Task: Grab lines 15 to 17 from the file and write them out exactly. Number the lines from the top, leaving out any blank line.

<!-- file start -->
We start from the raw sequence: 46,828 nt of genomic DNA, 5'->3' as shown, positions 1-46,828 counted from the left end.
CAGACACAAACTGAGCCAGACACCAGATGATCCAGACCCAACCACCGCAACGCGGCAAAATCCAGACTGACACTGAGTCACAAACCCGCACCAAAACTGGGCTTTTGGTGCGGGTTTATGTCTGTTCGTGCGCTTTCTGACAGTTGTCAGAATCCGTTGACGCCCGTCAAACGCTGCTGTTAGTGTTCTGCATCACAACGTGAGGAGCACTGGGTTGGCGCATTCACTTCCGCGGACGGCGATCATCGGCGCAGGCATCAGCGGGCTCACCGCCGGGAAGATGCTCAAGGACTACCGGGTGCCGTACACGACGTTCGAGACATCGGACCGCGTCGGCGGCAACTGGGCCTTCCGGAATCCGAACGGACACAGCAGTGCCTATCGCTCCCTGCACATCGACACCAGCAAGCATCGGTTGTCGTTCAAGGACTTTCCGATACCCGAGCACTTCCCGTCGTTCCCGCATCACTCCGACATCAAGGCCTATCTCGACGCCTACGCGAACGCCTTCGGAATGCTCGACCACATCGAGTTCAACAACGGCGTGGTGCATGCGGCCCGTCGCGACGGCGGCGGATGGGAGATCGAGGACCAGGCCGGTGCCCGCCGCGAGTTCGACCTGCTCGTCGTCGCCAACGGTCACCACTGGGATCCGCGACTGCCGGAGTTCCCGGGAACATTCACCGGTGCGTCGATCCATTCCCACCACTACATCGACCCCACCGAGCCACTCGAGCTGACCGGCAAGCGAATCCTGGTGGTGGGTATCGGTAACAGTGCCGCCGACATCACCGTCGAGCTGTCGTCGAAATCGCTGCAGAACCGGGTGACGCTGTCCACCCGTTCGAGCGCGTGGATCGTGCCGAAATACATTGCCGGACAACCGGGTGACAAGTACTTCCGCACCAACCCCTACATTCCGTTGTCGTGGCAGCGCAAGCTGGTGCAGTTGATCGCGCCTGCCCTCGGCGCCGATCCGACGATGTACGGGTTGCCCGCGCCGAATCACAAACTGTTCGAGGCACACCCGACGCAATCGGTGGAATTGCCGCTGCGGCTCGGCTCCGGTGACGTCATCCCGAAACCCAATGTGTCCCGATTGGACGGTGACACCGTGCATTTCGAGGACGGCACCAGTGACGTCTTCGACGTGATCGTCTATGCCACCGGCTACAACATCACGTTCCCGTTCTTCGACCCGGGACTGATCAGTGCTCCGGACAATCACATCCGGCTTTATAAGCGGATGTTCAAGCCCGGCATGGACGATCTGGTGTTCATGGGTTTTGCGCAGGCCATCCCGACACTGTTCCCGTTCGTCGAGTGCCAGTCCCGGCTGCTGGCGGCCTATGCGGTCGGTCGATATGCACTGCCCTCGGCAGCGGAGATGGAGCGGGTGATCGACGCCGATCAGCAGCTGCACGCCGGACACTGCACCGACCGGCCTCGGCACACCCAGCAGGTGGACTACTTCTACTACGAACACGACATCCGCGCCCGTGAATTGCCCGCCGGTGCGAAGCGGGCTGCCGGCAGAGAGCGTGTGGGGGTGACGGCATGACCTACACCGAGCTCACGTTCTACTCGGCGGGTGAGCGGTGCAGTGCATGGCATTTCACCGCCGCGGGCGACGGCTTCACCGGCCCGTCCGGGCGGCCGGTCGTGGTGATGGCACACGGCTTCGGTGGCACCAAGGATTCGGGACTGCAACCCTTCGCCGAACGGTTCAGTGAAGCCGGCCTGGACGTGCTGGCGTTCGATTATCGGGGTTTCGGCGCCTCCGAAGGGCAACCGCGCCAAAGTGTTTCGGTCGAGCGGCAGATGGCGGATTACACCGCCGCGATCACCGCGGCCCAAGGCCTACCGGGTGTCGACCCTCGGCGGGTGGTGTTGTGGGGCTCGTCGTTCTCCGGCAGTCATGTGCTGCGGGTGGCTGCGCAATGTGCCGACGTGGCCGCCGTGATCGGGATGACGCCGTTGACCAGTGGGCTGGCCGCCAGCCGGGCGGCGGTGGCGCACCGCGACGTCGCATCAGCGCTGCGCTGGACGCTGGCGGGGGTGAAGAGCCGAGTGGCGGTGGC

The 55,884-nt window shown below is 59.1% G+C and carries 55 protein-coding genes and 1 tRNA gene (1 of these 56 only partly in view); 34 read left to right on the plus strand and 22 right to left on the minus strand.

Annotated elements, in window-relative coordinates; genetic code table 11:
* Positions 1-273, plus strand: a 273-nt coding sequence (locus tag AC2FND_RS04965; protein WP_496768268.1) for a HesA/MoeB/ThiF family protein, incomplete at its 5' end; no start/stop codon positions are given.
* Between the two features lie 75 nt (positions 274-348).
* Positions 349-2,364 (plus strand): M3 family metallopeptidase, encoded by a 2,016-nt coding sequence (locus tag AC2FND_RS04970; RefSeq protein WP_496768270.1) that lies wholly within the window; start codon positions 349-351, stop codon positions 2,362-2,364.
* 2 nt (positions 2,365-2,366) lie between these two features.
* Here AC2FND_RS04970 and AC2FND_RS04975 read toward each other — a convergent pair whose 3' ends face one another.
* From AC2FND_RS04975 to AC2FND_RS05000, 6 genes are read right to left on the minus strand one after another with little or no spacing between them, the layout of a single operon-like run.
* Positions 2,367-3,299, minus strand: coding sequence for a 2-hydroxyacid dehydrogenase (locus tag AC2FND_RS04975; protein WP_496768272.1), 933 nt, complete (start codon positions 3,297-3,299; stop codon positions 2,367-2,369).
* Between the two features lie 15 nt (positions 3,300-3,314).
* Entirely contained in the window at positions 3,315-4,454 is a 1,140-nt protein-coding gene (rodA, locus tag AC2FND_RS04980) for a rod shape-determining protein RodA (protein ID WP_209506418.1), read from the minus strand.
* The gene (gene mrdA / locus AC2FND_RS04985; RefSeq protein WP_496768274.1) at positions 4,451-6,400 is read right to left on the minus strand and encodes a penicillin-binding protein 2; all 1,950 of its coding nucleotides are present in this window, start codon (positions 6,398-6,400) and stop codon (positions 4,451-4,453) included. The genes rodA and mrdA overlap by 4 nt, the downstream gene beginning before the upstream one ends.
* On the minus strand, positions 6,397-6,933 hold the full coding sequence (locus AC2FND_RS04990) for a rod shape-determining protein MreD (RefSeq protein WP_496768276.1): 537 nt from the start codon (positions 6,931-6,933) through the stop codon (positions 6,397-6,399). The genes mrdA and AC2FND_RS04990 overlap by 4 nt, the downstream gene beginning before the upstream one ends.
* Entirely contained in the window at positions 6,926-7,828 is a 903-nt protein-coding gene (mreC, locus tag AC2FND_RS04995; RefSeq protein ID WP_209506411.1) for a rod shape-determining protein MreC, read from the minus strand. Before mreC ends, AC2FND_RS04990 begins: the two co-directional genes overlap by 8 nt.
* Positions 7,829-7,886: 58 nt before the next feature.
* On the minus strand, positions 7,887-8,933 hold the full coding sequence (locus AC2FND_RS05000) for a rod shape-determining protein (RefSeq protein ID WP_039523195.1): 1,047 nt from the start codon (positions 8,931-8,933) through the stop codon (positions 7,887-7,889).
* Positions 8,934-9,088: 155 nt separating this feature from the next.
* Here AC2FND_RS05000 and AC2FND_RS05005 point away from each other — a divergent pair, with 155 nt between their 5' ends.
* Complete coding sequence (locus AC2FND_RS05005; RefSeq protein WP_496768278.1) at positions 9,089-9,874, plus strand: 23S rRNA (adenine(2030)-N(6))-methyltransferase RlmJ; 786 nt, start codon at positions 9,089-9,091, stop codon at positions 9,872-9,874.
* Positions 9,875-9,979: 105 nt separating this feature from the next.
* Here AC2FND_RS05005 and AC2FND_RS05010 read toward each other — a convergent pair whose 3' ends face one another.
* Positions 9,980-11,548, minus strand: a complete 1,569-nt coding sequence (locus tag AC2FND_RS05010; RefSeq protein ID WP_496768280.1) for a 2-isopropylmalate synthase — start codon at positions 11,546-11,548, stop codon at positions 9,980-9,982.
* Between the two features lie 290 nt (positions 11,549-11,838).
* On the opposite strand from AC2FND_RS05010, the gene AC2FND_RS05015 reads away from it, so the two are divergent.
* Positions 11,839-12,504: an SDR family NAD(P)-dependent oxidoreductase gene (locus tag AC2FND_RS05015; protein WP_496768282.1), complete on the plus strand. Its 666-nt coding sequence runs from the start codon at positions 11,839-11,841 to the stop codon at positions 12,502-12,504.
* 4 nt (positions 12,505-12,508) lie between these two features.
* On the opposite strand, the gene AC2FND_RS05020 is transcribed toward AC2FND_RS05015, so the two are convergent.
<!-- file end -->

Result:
* On the minus strand, positions 6,397-6,933 hold the full coding sequence (locus AC2FND_RS04990) for a rod shape-determining protein MreD (RefSeq protein WP_496768276.1): 537 nt from the start codon (positions 6,931-6,933) through the stop codon (positions 6,397-6,399). The genes mrdA and AC2FND_RS04990 overlap by 4 nt, the downstream gene beginning before the upstream one ends.
* Entirely contained in the window at positions 6,926-7,828 is a 903-nt protein-coding gene (mreC, locus tag AC2FND_RS04995; RefSeq protein ID WP_209506411.1) for a rod shape-determining protein MreC, read from the minus strand. Before mreC ends, AC2FND_RS04990 begins: the two co-directional genes overlap by 8 nt.
* Positions 7,829-7,886: 58 nt before the next feature.